Farmers rushed to plant agave, now can't sell it
Tequila could be the ruin of Fernando Chavarin. The sugar-cane farmer has invested $18,000 to grow agave, the spiky plant and raw material...
AHUALULCO, Mexico — Tequila could be the ruin of Fernando Chavarin.
The sugar-cane farmer has invested $18,000 to grow agave, the spiky plant and raw material for Mexico's national liquor. He couldn't resist jumping in. Agave prices had soared because planting had not kept up with the global thirst for tequila.
Unfortunately for Chavarin, thousands of other farmers, and even lawyers and doctors from urban Guadalajara, had the same idea. As the crops planted in 2000 and 2001 reach their cycle for harvest, the market is drowning in agave.
The oversupply has caused prices to tumble to less than $4 per typical 90-pound plant, from a peak of $70. Agave farmers are going bankrupt, and even burning their crops in despair. Some farmers have blockaded tequila distilleries, begging them to buy their plants before they rot away in the rugged fields of Jalisco state.
"We all thought we were going to be rich," said Chavarin, 51. "But we can't scold anyone. We have the blame for planting it. If we lose it, we lose it. I'm not going to cry."
The debacle has seen agave farmers and tequila producers try to rein in the roller-coaster cycle of planting that is a response to wild swings in price. The Mexican government now requires agave farmers to register their planting, and the tequila industry is monitoring crops with satellite photography.
As the government weighs strategies to solve the crisis, tequila producers fear that the market will overcompensate and that too few agave farmers will plant crops this year.
That could cause an agave shortage years from now, and put the brakes on a tequila industry that generates more than $300 million in annual exports.
Mexico confines agave production to parts of five states if it will be used for official tequila. Further confirming the crop's status as a national icon, UNESCO designated Mexico's agave fields and tequila facilities as a World Heritage Site last year.
From mom-and-pop operations to behemoth Jose Cuervo, tequila makers have watched their product skyrocket in popularity. Thanks to a growing Hispanic population and hip tequila bars, exports to the U.S. in 2006 topped 28 million gallons, a 21 percent increase from 2005.
Farmers, however, didn't see agave as a cash crop in the early 1990s and planted very little. That prompted a shortage in 2000, causing prices to skyrocket to from 5 cents to 64 cents a pound. The crop peaked in 2003 at about 77 cents, according to industry data.
Even engineers and doctors from Guadalajara, Mexico's second-largest city, bought agave plots as investments.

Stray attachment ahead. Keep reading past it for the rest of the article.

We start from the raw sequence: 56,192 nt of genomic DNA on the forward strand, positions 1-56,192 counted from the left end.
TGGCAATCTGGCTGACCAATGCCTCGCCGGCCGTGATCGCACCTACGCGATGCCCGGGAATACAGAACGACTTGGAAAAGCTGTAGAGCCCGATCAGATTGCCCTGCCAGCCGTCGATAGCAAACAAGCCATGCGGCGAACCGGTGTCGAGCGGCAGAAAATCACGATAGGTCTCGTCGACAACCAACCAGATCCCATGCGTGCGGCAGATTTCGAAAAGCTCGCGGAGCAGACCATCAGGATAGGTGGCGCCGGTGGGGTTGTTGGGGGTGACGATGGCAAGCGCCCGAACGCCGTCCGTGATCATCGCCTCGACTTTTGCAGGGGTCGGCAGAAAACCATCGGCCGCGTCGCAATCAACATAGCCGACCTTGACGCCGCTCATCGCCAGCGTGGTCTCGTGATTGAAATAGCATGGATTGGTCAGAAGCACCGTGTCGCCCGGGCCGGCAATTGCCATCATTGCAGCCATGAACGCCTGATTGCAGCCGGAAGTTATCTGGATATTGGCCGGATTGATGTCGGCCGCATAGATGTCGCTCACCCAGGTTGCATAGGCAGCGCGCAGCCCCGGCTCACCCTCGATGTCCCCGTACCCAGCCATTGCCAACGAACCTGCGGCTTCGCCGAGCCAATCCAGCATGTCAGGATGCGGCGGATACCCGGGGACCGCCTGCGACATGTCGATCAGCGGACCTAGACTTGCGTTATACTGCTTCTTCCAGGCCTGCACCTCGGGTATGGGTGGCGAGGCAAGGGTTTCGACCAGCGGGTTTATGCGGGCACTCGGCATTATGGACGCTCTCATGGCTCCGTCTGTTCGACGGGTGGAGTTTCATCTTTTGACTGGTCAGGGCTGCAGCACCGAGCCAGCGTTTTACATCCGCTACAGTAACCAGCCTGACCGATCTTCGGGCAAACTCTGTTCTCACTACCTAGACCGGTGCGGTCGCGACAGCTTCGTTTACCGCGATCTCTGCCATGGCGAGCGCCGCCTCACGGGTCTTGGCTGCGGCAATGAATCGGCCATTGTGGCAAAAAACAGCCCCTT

The National Chamber of the Tequila Industry estimates that agave farmers planted a total of about 300 million plants from 2000 to 2003, nearly four times what the industry typically requires. With a harvest cycle of about seven years, the first crops are now ready.
Chavarin, the sugar-cane farmer, is a case study of the pitfalls facing inexperienced agave growers. He has sold only 50 tons of the 450 tons of agave he has harvested this year. He has until November to sell the rest before it goes bad.
The agave growers' union has responded by blockading distilleries to pressure them to buy excess agave.
Enrique Mendez, an executive with one of the national agave-farmer unions, said he is bitter that the tequila industry is playing hardball. In some cases, tequila makers are approaching desperate farmers and buying their crop at less than 2 cents per pound, half the already-low official rate, he said.
"For those prices, we can't even buy a pair of pants to harvest our crops," he said.
Arnulfo del Toro, a top official with the national agriculture department in Jalisco, said government officials have approved $12 million to bail out agave farmers. But officials have not yet determined how to spend that money. Alternate uses for the agave sugar are being studied, including a honey that can be safely eaten by diabetics.
Officials also are weighing a subsidy of agave prices. As the government drags its feet, many farmers are facing ruin, said Mendez of the agave union. He said the proposed remedies don't go far enough.
"It's like taking an aspirin for a cancer," he said.
Meanwhile, corn production in Jalisco is up an estimated 15 percent this year, a response to another boom — high corn prices fueled by its use in ethanol. Del Toro worries that some agave farmers might switch to corn permanently.
The fear is that in a few years there will be an agave shortage that will rein in an industry set to explode.
Company executive Marco Antonio Jauregui said one would assume that he would be gleeful at the low agave prices, but he shares the fears that his key suppliers will dry up out of frustration.
"We aren't pleased that there is this much agave in the ground," he said. "Yes, it helps us in the short term, but the tequila makers, we could end up losing. The agave farmers and the tequila makers, we need each other."
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